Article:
The ability of the price to fall is JUST AS important as the ability of it to rise. Tinker with it one way or the other, and you distort human behavior. If you think you're wise enough to distort it in a positive way, then you're suffering from the same affliction and hubris of all fiat central bankers - believing they are smart enough to know the "proper" market price of any asset. It is folly. And it's precisely because so many fall for the myths of central planning that Bitcoin is so necessary, and so valuable.

The day the money supply is tinkered with (including the derivative rate of such supply), I'm gone. I'll peace out like the Lorax.
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October 06, 2011, 04:36:55 PM
 #9

Who decides when/how to change the block reward? The devs? Mt. Gox? The miners? The speculators? The "manipulator"?
No matter how you craft this system - you will always piss somebody off, resulting in a blockchain split, eventually ruining Bitcoin for all of us.

Bitcoin is a community contract - everybody knows the rules beforehand and everybody implicitly agrees to follow them. If they were different; allowing for some more or less arbitrary intervention at the core system of money generation then you'd deprive Bitcoin of one of its greatest advantages: the fact that nobody can really mess with it.

Monetary policy is a damn hard thing to get right - have a look at governments around the world to see how well they are doing with that. Your thoughts have some merit, but I think you hugely underestimate the greater consequences of breaching the Bitcoin contract.
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October 06, 2011, 04:45:44 PM
 #10

The coin production will halve next year. Just relax and wait. Inflation will go away eventually...
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October 06, 2011, 05:10:15 PM
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That's very troubling sentiment... manipulating the money supply is precisely the reason fiat currencies are destined for failure. There is no legitimate reason to manipulate the price higher and higher. It may provide short term happiness to those holding coins, but it distorts the market signals that free-floating prices provide. Such manipulation would be the end of Bitcoin's value.

The movement of prices are not arbitrary. They allocate and coordinate how resources are utilized. If the supply rate of Bitcoins were restricted in order to assure a constantly rising price, you'd instantly create a speculative bubble, for every investor would buy as many coins as possible, knowing the price will be "managed" upward. The price would skyrocket - but to what end? Are Bitcoins worth $50 right now? Or $1,000?  None of us know. And when that bubble you produce pops, the devastation will be ruinous.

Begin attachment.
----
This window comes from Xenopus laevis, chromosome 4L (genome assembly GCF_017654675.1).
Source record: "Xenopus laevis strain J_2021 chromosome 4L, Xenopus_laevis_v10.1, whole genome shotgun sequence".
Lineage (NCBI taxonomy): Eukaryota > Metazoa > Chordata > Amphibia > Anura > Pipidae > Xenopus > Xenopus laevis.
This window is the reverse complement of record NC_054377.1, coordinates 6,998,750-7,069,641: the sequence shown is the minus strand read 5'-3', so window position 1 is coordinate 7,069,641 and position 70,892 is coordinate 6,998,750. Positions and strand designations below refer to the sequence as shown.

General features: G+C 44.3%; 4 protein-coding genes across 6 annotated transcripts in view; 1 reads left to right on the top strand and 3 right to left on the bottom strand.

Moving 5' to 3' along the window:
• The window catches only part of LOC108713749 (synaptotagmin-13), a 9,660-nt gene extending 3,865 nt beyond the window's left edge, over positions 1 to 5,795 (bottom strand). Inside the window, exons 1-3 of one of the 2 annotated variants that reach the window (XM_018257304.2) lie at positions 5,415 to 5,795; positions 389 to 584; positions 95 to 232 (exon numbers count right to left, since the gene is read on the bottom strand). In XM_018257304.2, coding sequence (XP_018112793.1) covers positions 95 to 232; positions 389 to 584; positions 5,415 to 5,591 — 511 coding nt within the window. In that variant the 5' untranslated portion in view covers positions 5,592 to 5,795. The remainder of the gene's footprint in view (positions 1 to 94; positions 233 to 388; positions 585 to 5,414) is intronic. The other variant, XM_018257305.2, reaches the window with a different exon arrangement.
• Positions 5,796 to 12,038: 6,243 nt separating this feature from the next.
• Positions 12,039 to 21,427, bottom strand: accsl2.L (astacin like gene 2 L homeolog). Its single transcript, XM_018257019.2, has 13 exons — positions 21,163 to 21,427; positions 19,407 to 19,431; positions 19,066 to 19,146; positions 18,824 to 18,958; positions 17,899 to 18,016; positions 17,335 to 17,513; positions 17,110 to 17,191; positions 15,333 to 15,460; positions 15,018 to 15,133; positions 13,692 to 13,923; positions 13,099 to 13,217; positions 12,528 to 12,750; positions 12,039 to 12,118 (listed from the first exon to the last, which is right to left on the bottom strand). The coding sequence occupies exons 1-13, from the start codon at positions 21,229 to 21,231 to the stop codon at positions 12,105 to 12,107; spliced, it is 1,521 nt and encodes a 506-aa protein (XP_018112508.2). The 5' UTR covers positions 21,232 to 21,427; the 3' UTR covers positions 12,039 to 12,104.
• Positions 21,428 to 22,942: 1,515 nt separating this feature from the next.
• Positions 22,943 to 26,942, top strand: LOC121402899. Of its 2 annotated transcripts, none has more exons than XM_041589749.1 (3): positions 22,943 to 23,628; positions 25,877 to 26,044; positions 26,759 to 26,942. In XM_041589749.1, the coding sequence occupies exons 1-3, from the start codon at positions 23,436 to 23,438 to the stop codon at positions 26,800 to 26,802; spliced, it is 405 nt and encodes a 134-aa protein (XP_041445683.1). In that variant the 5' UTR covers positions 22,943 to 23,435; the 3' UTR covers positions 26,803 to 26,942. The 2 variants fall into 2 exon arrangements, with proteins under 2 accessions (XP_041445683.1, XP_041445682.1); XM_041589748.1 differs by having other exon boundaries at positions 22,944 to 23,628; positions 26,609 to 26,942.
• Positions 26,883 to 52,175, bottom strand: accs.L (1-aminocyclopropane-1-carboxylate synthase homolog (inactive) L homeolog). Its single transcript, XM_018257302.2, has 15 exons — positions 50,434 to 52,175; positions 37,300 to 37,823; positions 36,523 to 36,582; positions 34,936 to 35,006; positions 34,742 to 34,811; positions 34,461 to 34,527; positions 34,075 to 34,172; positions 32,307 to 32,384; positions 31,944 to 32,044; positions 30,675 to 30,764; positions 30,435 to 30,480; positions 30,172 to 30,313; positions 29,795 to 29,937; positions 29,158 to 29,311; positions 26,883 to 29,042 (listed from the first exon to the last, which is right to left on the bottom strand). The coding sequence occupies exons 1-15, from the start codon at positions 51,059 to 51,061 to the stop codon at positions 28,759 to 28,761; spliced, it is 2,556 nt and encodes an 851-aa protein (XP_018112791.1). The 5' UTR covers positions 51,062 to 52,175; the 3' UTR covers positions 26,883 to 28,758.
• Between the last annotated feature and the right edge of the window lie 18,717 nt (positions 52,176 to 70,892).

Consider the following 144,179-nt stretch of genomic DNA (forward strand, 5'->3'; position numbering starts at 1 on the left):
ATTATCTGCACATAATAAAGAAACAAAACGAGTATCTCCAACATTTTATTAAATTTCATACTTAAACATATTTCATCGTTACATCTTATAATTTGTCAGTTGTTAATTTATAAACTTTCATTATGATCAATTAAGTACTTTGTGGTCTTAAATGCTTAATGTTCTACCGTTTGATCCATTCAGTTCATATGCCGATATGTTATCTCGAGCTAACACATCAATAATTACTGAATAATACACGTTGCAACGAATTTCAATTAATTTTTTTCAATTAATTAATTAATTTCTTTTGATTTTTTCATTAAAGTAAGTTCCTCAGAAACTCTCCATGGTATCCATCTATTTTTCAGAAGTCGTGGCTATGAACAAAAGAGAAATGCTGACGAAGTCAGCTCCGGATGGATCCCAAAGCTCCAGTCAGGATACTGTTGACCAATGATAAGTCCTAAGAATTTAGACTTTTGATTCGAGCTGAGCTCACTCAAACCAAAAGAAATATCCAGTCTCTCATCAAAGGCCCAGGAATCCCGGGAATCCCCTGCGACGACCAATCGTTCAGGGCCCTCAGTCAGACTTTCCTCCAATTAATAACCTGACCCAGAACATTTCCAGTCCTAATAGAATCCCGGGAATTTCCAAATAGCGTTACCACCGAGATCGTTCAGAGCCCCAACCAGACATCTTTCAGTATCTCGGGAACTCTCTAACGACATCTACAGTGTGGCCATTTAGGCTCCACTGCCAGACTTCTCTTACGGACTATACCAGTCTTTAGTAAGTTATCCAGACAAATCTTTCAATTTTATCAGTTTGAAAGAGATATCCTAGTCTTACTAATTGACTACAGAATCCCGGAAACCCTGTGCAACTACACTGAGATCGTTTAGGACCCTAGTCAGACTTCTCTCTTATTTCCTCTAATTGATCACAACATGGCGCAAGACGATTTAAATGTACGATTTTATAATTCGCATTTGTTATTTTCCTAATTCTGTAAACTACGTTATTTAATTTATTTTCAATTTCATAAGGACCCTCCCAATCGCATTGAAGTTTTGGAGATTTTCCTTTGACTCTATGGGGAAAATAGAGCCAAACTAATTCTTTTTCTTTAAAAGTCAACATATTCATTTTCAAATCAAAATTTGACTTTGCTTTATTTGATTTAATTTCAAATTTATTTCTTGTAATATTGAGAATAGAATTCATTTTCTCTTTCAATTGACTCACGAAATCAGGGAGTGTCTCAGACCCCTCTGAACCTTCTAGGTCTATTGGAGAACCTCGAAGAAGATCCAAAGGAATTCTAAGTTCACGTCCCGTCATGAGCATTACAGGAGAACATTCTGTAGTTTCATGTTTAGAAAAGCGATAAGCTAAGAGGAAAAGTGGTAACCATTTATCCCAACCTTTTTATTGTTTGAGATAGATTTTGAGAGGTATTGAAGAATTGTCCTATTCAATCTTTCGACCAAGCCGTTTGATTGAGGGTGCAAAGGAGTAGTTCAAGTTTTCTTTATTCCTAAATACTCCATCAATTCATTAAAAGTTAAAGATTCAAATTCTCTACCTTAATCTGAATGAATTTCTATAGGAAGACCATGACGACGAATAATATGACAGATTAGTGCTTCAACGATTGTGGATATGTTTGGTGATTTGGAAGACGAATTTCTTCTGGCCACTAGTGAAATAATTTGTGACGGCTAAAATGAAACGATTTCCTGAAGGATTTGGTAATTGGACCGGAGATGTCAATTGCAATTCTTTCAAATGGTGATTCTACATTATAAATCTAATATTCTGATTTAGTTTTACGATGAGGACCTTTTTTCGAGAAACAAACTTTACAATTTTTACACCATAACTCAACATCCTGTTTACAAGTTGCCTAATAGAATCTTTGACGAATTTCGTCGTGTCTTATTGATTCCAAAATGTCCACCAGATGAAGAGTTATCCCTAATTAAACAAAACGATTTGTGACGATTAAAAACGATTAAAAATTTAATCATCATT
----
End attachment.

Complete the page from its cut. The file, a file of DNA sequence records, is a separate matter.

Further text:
The ability of the price to fall is JUST AS important as the ability of it to rise. Tinker with it one way or the other, and you distort human behavior. If you think you're wise enough to distort it in a positive way, then you're suffering from the same affliction and hubris of all fiat central bankers - believing they are smart enough to know the "proper" market price of any asset. It is folly. And it's precisely because so many fall for the myths of central planning that Bitcoin is so necessary, and so valuable.

The day the money supply is tinkered with (including the derivative rate of such supply), I'm gone. I'll peace out like the Lorax.
+1 Well said Erik.  I don't understand why this is such a hard concept for some people to grasp.

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October 06, 2011, 05:34:50 PM
 #12

More people are leaving the market than are entering while the supply slowly inflates.  The price will keep relatively steady around the current number for a little while longer.  Then one day it will plunge in a selloff then fluctuate for a little while before stabilizing at a lower number.  Rinse and repeat until there are three bitcoiners left at $0.10 a coin, circlejerking each other about how "It's really starting to catch on!" while the constant hum of a white noise mining machine gnaws at the edge of their perception.  They justify the electricity cost by claiming that it's heating their homes during the winter, but deep down they know.  They Know

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October 06, 2011, 06:13:35 PM
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slothbag,

 I've been bitching about the inflation rate and printing off bitcoins at a rate that would even make the Federal Reserve squirm...  you'll be preaching to deaf ears..    people here won't listen to that type of logic.



The market is mature enough to short. I hope you are "put"ing you money where your mouth is.
You would in essence be doing your part to help the bitcoin economy discover the true price even faster (assuming you are correct) which would be very good thing....
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October 06, 2011, 06:21:12 PM
 #14

I'm not shorting,  I believe in it long term,  just we have to wait till next year at 25 reward to raise it rather than it being done yesterday,  where it would of helped long term.

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October 06, 2011, 06:26:44 PM
 #15

Let's hope the technical analysis at http://blog.bitcoinwatch.com/ is right!

One observation - there is a learning curve for using, believing and trusting in Bitcoin. After this last cycle, anyone I talk too *at least* knows about Bitcoin. That's got to be a positive. Eventually, they should become more comfortable using it (hopefully).